3.2.  Radish

    3.2.1 Growth attributes

    Sole radish with application of 100% RDFrecorded highest plant height (43.0 cm), number of leaves plant-1 (15.22),LAI (1.49); dry matter accumulation (56.21 g plant-1) and CGR at 20-30 DAS (1.58 g plant-1 day-1). This was followed by intercropping system with P100% RDF+R 100% RDF with plant height of 37.2 cm, number of leaves plant-1 12.2, LAI of 1.28, dry matter accumulation of 45.1 g plant-1. The treatment with pigeonpea+radish intercropping system having no fertilizers resulted in lowest plant height (21.1 cm),  number of leaves  plant-1 (5.73),  leaf area index (0.53),dry matter accumulation (25.83 g plant-1) and CGR (0.68 g plant-1 day-1) in pooled analysis. These results were in accordance with the findings of Brintha and Seran (2009).

    3.2.2Yield components and yield

    Highest value of root length (29.01 cm) and root girth (13.0cm) was recorded with sole radish (R100% RDF) which was significantly higher than all other treatments. Among the intercropping systems, P100% RDF+R100% RDFresulted higher value of root length (22.8 cm) andgirth of roots (9.82 cm) and it was followed by P75% RDF+R100% RDF  and P50% RDF+R 100% RDF which were found to be at par.These results were in conformity with the findings of Brintha and Seran (2009) and Thavaprakaash et al. (2005).

    The highest root yield (17.70 t ha-1) and leaf yield (4.02 t ha-1) of radish was obtained fromsole crop of radish with 100% RDF and was significantly higher than all other intercropping treatments. Among the intercropping systems, application of 100% RDF to base crop+100% RDF to intercrop resulted in higher root yield of radish (13.22t ha-1)and leaf yield (3.71 t ha-1) followed by P75% RDF+R100% RDF.Similar results were reported by Brintha and Seran (2009) and Islam et al. (2011) (Table 2).

  • Economics

    The highest net returns (Rs. 73773 ha-1), return rupee-1 investment (3.28) was achieved from the treatment where 100% RDF was applied to sole radish.This was followed by intercropping system with 100% RDF to base crop+100% RDF to intercrop (net return of Rs. 71915 ha-1 and return rupee-1 investment of 2.33). The highest gross return was obtained from intercropping system of P100% RDF+R100% RDF (Rs. 1, 25,890) followed by P75% RDF+R100% RDF and P50% RDF+R100% RDF. These findings were in accordance with the results reported by Kasbe and Karanjikar(2009) and Vishwanatha et al. (2012) (Table 3).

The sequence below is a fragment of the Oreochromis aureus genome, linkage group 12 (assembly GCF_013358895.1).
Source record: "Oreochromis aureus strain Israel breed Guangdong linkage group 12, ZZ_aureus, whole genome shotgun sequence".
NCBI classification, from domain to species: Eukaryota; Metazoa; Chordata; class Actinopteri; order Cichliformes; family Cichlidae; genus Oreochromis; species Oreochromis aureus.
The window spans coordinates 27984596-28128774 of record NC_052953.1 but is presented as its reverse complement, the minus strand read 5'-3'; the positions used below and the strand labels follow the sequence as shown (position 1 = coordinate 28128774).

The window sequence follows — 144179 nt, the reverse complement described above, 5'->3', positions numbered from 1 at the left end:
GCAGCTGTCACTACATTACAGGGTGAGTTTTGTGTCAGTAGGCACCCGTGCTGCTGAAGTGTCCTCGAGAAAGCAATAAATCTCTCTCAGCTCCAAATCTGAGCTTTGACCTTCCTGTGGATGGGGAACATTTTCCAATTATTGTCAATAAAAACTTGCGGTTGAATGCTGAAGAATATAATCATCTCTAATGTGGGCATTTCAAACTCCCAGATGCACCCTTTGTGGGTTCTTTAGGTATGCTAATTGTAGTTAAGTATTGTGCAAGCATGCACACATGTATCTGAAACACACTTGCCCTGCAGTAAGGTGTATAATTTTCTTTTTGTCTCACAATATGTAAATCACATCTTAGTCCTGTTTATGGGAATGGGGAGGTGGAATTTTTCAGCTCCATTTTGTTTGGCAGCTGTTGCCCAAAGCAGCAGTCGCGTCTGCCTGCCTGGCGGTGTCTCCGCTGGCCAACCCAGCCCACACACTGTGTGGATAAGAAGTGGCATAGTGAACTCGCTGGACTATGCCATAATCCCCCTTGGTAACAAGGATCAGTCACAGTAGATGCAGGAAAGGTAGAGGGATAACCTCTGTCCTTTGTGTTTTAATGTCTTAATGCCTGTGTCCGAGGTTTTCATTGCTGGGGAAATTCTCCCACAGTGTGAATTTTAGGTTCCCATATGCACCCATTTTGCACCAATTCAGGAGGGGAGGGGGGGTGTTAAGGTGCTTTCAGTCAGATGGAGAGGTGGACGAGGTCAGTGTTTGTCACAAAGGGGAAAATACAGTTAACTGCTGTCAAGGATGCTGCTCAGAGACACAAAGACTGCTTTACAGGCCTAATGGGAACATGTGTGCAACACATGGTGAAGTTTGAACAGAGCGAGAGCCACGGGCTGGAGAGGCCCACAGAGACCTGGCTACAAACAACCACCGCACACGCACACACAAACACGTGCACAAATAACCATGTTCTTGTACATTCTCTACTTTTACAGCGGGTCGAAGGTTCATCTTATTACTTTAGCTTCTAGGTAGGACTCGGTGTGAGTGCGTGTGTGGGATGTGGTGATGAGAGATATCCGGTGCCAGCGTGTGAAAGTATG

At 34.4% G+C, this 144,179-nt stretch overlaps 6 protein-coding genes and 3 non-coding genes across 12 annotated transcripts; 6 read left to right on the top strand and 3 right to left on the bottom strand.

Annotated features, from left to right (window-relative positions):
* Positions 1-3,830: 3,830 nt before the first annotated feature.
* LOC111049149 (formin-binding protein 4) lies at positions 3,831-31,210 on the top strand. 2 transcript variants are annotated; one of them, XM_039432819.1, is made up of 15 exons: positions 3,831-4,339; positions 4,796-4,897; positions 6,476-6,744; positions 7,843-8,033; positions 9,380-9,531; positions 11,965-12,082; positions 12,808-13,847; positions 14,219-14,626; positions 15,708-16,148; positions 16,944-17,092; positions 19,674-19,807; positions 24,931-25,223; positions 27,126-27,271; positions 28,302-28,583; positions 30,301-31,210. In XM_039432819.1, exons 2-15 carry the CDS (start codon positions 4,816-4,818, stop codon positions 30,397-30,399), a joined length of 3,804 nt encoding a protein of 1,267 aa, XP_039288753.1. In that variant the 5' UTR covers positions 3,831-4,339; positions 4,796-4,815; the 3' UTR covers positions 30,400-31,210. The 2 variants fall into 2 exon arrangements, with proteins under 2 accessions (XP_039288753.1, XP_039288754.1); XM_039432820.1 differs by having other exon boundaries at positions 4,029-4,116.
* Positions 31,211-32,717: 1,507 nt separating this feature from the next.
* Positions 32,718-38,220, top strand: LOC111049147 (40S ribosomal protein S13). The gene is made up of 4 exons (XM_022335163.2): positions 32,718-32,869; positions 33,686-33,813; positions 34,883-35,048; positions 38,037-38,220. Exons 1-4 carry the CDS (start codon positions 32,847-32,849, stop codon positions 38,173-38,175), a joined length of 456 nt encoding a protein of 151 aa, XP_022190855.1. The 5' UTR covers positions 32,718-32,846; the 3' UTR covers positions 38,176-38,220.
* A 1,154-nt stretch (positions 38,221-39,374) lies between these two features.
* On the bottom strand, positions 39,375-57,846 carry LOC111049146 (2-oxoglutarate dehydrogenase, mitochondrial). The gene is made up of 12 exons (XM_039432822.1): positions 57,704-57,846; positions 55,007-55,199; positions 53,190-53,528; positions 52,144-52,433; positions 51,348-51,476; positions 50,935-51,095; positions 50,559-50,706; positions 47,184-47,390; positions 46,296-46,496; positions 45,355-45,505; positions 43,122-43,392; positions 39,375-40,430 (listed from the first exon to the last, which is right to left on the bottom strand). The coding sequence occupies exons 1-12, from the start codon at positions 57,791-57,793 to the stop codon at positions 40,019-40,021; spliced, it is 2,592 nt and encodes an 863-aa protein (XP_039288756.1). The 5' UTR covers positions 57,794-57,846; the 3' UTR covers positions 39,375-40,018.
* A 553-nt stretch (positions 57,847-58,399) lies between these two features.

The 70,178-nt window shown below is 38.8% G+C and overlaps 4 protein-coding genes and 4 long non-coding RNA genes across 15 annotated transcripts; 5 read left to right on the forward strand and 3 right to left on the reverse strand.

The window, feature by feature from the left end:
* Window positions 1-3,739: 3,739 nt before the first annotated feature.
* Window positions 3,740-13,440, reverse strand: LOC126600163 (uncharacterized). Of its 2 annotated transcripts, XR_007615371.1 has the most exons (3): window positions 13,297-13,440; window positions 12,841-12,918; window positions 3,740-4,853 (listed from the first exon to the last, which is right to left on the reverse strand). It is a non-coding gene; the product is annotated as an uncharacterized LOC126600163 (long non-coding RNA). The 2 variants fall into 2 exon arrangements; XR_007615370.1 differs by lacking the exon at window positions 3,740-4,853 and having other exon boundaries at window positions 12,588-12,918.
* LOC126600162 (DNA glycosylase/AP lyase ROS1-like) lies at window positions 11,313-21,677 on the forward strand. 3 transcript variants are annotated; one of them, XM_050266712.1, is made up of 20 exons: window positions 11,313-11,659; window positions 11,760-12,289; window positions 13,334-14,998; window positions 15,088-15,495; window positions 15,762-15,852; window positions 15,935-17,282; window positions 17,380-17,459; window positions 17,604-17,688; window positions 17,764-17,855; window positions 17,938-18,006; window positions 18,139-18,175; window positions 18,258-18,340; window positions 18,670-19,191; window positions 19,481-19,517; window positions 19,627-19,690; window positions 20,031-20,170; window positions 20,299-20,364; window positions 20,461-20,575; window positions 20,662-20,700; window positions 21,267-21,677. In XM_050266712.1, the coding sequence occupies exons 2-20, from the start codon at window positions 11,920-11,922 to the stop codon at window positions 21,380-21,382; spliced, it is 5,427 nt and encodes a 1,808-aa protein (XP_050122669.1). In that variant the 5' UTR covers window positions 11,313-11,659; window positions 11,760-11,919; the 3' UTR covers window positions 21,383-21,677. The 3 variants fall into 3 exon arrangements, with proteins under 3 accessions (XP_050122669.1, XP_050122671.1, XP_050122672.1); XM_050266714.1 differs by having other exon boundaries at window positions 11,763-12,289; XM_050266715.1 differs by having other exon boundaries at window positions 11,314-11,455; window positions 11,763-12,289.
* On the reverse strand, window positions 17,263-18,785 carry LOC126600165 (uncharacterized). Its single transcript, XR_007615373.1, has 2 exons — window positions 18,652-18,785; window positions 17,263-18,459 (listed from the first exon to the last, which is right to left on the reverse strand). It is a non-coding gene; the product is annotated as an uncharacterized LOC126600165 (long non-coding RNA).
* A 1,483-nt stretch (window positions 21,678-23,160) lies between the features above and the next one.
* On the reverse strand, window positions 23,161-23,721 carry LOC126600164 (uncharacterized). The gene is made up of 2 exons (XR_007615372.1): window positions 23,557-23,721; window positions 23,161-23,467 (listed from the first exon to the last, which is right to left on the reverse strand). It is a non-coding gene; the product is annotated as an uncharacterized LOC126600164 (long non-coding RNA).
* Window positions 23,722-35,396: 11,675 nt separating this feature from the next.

• Conclusion

    Sole crop of radish with 100% RDF produced the highest yield (17.70 t ha-1), net return (Rs. 73773 ha-1) and return rupee-1 investment (3.28) when compared with other intercropping systems. Among different intercropping systems application of 100% recommended fertilizer dose with pigeonpea and radish performed best.

  • Reference
  • Ahlawat, I.P.S., Gangaiah, B., Singh, O., 2005. Production potential of chickpea based intercropping systems under irrigated conditions Indian Journal of Agronomy 50(1), 27–30.

    Aiyer, A.Y.A., 1949. Mixed cropping in India. Indian Journal  Agriculture  Science19, 454.

    Anderson, E, Williams, L.D., 1954.Maize and sorghum as mixed crop in Horidura. Annals of the Missouri Botanical Gardens 41, 213–215.

    Anonymous, 2017. Agricultural Statistics at a Glance- 2017. Directorate of Economics and Statistics. Department of Agriculture, Cooperation and farmers welfare, Ministry of Agriculture and farmers welfare, Government of India, 112–113.

    Beets, W.C., 1982. Multiple Cropping and Tropical Farming System.Grower, London,Britain,and West views press, Colorado, USA 156.

    Behera, B.D., Singh, G.S., Senapati, P.C., 1998. New vistas for Olericulture in rainfed plateaus of Orissa. Indian Farming 47(12), 14–16.